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How To Make Fast Your Narrowboat

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Mon Sep 9, 2013 at 5:08pm

Tying up Your Boat To Moor

When mooring your narrowboat it is essential to make sure that you know how to tie it up securely to prevent the boat from drifting away and also to protect the boat from damage to itself or other boats that may be moored next door.

If you are moored on a river there may be a current, in which case it is preferable to moor facing up stream.  This will avoid pressure on the rudder from flowing water or debris from drifting  into the rudder or propeller which could damage or jam it.  It will also make it easier casting off if your boat is hemmed in by others.

There are a variety of mooring options.  If you are in a marina or permanent mooring these will usually have mooring bollards, rings or posts.  However if there are no fixed mooring points you will have to use your own mooring pins or spikes.  These are steel bars with pointed ends. Hammer the pin into the ground at an angle of 20 to 30 degrees if possible away from the direction of the pull which makes it more secure and less likely to allow the rope to slip off.  Hammer it down as far as possible so that you can keep the rope as low as possible.  It's good practice to cover over the top of the pin to make it more easily seen at night by anyone walking the towpath.  The pin should be put in the same side of the towpath as the boat to help avoid anyone tripping over the rope, however don't put the pin in too near the waters edge, which will eventually cause the bank to break up.

mooring line on a narrowboat

 

When tying the boat to moor up, two lines will normally be sufficient if on a canal or non tidal river.  Tie the bow and stern at an angle of 30 to 45 degrees to prevent the boat from moving, but don't tie too tightly otherwise the pins can gradually work their way out, leave enough slack for a couple of inches movement, so that the boat will not snatch every time another craft goes past.  Double the line back from the bollard or pin to the boat which will allow you to let the line go from the boat when casting off without going ashore, it will halve the strain on the rope and position the knots on the boat.   If you just need to tie up for a short period of time, such as when waiting for a lock, you can use a single point, mooring with a line taken to a point amidships.  This allows one person to tend the line temporarily while others do the lock.  When leaving the boat for longer periods of time or when mooring on a busy waterway two more lines should be used for greater security, running at shallow angles to the bank, these should prevent the boat from surging fore and aft, as well as spreading the load.  They can run from the same two pins or bollards on the bank to a point midships or from the bow and stern of the boat to one or more additional pins.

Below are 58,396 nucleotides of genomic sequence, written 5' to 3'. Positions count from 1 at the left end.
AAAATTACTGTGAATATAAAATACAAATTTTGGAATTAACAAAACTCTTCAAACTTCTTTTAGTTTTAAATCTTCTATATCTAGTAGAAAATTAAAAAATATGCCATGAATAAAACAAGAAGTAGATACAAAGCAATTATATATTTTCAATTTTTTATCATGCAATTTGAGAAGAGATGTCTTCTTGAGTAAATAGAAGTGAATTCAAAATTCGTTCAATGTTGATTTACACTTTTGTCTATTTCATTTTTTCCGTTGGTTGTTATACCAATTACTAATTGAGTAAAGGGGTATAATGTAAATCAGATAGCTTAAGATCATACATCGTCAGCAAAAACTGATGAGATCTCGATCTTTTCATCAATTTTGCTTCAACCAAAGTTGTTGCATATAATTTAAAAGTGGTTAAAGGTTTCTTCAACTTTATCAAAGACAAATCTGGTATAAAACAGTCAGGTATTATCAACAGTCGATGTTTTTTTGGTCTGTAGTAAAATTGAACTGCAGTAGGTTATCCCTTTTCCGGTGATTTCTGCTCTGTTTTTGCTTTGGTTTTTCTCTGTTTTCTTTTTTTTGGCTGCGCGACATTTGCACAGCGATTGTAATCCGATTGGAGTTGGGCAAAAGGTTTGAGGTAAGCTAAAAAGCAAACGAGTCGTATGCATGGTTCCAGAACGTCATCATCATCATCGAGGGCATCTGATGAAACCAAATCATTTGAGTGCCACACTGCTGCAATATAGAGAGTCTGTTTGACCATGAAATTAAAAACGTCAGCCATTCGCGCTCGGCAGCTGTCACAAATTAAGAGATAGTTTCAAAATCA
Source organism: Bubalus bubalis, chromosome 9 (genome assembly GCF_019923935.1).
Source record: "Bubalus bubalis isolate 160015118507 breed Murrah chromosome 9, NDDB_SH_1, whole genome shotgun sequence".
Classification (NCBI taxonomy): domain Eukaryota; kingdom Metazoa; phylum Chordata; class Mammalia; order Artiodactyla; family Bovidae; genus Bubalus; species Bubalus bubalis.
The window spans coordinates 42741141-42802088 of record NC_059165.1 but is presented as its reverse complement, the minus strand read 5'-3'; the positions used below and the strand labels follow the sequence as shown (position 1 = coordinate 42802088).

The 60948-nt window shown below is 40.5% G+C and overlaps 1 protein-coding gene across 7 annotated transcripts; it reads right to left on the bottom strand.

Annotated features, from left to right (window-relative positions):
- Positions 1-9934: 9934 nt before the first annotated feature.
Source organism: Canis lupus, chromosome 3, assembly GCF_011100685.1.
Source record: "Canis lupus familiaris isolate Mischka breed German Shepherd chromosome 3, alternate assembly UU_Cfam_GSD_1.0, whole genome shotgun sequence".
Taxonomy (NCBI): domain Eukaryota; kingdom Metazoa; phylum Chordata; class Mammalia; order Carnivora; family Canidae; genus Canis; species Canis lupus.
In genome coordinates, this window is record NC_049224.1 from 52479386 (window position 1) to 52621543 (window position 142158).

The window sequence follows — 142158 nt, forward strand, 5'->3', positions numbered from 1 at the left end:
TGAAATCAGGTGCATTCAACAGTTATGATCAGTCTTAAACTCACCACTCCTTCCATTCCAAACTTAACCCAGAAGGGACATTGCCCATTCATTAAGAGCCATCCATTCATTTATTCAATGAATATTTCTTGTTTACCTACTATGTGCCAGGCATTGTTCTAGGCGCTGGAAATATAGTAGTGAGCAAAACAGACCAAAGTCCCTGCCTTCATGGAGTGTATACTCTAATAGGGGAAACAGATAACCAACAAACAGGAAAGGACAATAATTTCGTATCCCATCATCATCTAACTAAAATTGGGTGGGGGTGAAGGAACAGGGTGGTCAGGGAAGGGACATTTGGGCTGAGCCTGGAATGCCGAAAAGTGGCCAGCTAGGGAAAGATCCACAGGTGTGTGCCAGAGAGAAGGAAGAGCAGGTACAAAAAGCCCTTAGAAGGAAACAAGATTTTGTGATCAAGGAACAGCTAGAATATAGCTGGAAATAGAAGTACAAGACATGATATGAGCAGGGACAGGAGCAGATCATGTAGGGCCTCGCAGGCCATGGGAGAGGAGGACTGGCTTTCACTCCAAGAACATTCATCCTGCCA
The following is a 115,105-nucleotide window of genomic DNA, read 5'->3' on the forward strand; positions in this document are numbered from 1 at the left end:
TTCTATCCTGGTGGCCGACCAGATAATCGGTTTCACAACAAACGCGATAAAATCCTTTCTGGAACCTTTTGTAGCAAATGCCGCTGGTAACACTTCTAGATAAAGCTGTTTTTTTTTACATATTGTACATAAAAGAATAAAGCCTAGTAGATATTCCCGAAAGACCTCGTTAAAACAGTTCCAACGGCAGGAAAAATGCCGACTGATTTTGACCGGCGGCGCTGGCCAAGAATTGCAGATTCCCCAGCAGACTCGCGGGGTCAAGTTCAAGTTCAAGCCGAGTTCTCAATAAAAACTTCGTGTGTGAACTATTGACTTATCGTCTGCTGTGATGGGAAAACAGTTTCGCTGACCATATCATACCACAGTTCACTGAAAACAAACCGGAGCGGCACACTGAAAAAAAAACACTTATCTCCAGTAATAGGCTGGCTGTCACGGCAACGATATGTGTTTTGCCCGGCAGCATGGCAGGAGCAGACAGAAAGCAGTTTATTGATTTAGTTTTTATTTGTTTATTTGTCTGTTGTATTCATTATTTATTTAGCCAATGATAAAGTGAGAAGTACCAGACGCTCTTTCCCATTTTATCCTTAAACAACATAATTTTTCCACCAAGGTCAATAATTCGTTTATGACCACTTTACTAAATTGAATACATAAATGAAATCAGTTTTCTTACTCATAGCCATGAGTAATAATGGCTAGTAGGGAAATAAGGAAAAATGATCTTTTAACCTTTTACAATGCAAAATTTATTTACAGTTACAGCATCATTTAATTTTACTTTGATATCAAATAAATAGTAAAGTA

Do not tie up to trees unless it is an emergency, the bark will gradually be worn away causing the tree to die.

Our next blog will be about which knots to use when making fast your boat.

 

Please note this is only a guide, for more information you can get a guide.

Reference: BARRELL; E., 2003. The Inland Waterways Manual. 2nd Edition.  Adlard Coles Nautical

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